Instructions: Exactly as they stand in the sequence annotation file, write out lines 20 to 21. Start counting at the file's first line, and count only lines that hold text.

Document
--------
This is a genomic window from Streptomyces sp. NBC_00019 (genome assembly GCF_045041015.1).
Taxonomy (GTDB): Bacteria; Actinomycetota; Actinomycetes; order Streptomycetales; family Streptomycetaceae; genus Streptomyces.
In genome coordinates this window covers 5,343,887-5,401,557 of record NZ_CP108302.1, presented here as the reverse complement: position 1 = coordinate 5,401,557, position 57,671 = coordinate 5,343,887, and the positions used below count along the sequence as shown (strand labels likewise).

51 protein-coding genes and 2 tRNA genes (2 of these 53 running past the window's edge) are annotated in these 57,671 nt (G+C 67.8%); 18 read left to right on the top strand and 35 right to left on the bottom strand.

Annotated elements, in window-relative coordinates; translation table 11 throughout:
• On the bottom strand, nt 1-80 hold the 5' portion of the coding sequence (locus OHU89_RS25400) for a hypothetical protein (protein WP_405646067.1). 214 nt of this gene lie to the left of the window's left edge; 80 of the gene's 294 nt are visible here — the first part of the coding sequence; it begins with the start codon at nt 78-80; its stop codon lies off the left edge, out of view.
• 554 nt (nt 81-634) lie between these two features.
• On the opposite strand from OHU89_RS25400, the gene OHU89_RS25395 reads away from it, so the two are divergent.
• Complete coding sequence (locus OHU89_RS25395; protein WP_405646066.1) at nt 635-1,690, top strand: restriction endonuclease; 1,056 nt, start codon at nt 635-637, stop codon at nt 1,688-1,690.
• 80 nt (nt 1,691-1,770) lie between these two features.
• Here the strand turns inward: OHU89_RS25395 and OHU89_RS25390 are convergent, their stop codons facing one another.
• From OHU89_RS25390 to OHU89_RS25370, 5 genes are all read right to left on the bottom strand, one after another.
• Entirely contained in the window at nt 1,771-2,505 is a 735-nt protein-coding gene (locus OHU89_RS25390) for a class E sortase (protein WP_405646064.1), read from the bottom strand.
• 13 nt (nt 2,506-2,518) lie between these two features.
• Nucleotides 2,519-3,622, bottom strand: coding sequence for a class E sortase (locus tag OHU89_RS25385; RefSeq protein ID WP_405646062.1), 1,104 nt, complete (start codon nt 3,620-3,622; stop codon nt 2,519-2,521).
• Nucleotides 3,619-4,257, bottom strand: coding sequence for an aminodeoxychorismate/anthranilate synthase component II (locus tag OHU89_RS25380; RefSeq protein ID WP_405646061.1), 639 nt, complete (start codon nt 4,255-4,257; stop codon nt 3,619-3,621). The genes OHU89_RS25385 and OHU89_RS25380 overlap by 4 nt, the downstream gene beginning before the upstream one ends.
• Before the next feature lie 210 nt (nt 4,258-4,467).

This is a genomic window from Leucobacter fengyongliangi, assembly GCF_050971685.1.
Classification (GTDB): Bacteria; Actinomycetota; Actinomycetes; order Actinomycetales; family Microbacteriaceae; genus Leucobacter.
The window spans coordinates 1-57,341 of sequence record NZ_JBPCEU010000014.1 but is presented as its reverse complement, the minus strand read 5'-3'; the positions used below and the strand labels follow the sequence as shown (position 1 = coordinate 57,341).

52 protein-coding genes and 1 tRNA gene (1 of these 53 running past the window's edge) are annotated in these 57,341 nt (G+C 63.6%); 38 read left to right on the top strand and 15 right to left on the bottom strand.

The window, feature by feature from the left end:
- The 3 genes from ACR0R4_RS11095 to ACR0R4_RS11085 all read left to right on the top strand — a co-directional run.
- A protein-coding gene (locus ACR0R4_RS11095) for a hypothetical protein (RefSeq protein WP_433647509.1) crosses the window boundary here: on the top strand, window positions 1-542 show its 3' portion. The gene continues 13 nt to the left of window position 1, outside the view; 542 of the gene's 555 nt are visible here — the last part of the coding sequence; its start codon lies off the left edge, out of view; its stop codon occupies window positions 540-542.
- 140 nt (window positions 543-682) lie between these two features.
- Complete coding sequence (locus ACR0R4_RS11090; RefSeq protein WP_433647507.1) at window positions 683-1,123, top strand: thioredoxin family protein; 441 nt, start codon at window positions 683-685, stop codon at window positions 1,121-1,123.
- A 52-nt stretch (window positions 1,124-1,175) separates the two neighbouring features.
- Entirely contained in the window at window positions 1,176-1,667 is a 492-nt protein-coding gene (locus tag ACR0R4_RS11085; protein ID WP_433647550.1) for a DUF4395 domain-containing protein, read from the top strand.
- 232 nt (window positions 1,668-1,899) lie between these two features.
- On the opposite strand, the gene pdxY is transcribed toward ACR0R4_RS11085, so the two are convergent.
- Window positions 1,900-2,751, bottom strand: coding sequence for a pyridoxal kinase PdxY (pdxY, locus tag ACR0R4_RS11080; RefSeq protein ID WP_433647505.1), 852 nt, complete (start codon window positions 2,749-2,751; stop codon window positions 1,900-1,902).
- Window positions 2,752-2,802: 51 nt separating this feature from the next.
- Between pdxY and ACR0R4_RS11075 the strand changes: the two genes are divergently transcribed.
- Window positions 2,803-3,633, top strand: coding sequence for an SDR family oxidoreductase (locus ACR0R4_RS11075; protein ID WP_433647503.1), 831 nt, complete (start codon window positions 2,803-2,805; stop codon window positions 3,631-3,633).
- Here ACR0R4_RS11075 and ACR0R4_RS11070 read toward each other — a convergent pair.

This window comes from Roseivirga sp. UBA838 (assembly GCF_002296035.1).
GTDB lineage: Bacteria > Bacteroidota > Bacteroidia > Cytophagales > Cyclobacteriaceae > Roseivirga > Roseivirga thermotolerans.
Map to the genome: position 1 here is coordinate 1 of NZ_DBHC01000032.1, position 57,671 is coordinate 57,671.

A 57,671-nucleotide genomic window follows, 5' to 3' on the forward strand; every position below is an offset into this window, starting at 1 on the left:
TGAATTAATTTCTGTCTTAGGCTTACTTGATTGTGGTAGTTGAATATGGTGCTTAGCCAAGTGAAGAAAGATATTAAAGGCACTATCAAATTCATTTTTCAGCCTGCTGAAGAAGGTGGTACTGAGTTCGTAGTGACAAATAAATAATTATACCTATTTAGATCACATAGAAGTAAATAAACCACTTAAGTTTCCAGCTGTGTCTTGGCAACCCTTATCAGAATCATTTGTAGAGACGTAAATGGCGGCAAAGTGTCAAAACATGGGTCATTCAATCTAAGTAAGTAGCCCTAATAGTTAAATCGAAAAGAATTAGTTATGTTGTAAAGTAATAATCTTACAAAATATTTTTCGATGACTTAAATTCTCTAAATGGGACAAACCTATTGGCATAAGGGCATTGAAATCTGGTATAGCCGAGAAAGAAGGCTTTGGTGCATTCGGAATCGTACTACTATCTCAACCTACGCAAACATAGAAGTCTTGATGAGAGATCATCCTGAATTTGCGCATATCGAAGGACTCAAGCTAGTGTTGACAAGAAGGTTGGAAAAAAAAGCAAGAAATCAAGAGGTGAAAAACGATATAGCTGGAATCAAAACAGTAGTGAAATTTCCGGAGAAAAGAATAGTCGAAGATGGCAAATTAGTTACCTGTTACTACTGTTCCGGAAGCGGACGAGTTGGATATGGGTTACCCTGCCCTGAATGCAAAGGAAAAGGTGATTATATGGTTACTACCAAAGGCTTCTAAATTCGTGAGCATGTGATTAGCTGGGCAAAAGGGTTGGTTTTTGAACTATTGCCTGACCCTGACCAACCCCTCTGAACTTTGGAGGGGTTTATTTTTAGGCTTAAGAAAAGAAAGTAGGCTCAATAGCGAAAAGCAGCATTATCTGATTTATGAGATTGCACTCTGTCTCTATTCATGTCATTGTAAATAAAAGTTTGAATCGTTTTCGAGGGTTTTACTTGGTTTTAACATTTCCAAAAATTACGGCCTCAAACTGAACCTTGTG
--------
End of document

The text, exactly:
The window spans coordinates 1-57,341 of sequence record NZ_JBPCEU010000014.1 but is presented as its reverse complement, the minus strand read 5'-3'; the positions used below and the strand labels follow the sequence as shown (position 1 = coordinate 57,341).

52 protein-coding genes and 1 tRNA gene (1 of these 53 running past the window's edge) are annotated in these 57,341 nt (G+C 63.6%); 38 read left to right on the top strand and 15 right to left on the bottom strand.